'The issue with the key has been resolved and the customer has been contacted.

'Our staff are well aware that, while there are guidelines to follow, they can, and in the majority of cases do, act with an element of discretion, as should have been displayed on this occasion.  'This message has been reaffirmed to all the staff.'


Discrimination against men?

Doctor, 73, 'kicked out of U.S. bookstore for being alone in children's section'.  What harm could he have been doing anyway?  One hopes that the staff members responsible have been fired

Barnes & Noble has apologised to a 73-year-old man who was kicked out of one of its stores for browsing the children's section on his own.

Dr. Omar Amin, from Scottsdale, Arizona, said he was asked to leave after a female shopper told a worker she felt uneasy about his presence.

But the man, who is a world-renowned researcher of infectious diseases, said he was buying books for his two grandchildren.

'This is an insult to all men not just to me,' Amin told  'I left the store. I was upset like hell because I've been so insulted and humiliated in public for the charge of being a man.'

In a complaint to the store he wrote: 'I did not break any rules. There was no sign posted that said men are not allowed in the children's book area.'

Amin said he had been looking for books for his five- and seven-year-old grandchildren when his phone rang.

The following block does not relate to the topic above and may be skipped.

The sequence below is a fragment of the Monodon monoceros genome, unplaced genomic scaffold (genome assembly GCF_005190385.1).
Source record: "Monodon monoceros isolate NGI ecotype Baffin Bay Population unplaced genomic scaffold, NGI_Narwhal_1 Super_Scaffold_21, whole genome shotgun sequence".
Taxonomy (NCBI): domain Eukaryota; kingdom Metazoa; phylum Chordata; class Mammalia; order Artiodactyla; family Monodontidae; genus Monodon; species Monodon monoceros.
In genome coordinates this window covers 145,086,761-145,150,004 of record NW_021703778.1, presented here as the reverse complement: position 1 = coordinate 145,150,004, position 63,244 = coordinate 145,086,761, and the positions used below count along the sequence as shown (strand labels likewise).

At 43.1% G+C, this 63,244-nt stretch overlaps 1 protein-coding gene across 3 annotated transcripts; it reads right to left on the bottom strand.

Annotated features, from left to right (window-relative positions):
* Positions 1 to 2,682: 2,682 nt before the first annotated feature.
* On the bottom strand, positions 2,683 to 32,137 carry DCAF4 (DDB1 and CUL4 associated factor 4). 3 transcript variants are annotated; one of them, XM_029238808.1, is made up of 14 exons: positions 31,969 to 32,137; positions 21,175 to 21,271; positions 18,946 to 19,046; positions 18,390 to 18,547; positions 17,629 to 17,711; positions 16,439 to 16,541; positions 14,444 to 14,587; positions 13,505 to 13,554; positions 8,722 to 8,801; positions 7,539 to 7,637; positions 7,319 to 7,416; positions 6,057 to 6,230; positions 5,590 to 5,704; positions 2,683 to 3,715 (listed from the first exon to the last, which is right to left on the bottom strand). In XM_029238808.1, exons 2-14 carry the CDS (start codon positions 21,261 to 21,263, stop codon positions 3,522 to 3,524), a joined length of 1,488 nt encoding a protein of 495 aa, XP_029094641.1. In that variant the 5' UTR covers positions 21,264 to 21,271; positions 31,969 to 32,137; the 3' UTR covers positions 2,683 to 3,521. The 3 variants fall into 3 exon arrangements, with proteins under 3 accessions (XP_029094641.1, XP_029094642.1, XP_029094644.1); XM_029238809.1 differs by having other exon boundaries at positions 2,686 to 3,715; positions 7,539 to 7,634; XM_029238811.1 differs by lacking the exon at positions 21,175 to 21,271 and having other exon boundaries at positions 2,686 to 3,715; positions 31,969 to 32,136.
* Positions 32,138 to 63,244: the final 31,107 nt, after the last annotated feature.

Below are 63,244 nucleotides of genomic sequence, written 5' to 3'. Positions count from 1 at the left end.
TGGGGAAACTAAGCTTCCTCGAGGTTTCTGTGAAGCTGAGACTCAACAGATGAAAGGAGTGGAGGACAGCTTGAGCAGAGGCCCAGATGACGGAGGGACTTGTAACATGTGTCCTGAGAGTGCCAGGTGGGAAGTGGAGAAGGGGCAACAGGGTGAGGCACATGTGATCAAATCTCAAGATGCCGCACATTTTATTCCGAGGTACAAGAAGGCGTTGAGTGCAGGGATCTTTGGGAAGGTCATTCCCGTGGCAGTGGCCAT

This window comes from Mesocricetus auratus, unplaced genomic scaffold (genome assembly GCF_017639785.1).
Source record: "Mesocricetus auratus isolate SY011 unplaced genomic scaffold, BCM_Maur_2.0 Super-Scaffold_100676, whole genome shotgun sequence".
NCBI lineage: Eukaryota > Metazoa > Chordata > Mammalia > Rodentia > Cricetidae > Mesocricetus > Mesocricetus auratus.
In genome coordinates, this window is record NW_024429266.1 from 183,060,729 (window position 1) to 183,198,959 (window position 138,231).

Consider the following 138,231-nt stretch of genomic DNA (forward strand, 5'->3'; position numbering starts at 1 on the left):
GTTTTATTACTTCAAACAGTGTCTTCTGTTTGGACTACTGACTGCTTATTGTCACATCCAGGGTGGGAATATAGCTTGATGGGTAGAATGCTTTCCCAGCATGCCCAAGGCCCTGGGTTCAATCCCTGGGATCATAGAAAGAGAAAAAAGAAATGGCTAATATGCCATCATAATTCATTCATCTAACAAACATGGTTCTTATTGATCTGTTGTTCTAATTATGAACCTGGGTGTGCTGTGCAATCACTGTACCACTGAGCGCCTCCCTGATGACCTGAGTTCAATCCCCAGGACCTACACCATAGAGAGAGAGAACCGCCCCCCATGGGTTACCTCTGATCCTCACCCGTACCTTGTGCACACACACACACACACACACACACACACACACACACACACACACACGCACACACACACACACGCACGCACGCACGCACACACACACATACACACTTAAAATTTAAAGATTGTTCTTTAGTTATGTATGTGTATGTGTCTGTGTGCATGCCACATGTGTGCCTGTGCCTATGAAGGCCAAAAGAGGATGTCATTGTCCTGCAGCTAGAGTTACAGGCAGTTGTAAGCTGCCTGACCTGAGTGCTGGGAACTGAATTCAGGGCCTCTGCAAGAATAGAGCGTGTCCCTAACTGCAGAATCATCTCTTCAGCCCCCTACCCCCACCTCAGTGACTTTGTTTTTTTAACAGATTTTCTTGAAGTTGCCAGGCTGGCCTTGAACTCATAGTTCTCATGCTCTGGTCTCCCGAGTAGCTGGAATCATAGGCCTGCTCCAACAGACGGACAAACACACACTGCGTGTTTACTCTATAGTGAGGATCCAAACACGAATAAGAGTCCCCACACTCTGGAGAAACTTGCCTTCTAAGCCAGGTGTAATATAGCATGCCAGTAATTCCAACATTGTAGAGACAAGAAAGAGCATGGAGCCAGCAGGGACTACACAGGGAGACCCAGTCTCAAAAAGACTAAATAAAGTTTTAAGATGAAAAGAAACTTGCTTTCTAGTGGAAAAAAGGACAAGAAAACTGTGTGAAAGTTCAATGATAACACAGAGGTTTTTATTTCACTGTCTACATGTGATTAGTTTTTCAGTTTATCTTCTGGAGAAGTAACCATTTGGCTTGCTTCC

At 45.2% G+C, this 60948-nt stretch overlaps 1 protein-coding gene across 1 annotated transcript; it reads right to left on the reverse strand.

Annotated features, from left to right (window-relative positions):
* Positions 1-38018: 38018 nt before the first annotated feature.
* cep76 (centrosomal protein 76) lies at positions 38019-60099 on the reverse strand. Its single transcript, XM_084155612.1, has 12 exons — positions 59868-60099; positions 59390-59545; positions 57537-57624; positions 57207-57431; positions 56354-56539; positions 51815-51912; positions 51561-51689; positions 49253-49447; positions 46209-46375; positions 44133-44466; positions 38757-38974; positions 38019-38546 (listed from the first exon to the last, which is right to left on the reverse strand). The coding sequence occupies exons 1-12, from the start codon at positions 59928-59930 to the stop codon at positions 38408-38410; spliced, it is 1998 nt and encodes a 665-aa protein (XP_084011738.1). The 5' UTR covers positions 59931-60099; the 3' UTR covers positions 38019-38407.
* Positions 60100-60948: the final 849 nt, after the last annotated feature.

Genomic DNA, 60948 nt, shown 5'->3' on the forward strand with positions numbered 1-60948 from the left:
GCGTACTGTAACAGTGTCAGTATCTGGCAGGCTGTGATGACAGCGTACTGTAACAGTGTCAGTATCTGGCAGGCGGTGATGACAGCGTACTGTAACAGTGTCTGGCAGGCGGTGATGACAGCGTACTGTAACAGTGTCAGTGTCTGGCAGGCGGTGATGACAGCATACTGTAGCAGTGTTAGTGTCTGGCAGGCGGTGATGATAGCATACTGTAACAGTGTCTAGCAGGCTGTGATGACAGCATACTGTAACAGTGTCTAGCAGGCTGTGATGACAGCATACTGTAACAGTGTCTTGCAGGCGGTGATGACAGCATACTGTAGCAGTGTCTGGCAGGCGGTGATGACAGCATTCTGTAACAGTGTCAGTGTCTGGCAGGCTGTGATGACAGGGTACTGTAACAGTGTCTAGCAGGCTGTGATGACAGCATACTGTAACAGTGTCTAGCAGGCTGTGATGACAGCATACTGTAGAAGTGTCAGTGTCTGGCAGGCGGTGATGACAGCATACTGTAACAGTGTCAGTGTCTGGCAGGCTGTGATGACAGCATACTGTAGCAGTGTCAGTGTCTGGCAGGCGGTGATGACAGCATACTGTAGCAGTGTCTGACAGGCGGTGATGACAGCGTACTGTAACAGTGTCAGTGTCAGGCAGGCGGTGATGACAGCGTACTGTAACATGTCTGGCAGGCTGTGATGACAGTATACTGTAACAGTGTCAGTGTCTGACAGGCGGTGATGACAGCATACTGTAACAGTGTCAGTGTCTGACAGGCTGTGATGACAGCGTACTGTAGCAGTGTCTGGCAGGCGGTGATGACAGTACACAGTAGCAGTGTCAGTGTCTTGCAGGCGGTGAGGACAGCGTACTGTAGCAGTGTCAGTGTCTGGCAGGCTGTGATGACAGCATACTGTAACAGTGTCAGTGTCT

He sat on the floor by the store's windows so he could talk to his friend, which he did quietly, he said.  But a store worker interrupted the call and told him to leave, he said.

Amin said he was humiliated when the employee 'escorted me out as a potential sex offender'.

He is reportedly now considering legal action following the May 4 incident.  Arizona State University law professor Charles Calleros told the Arizona Republic that Amin could have a case for gender discrimination.  If women without children are allowed to shop in the children's section, 'then we arguably have gender discrimination', he said.

Barnes & Noble vice president Mark Bottini released a statement on Monday apologising to the man.  'We want to apologise to Dr. Amin for a situation in which Dr. Amin was asked to leave the children's section of our Scottsdale, Arizona store,' he said.  'We should not have done so. It is not our policy to ask customers to leave any section of our stores without justification.  'We value Dr. Amin as a customer and look forward to welcoming him in any of our stores.'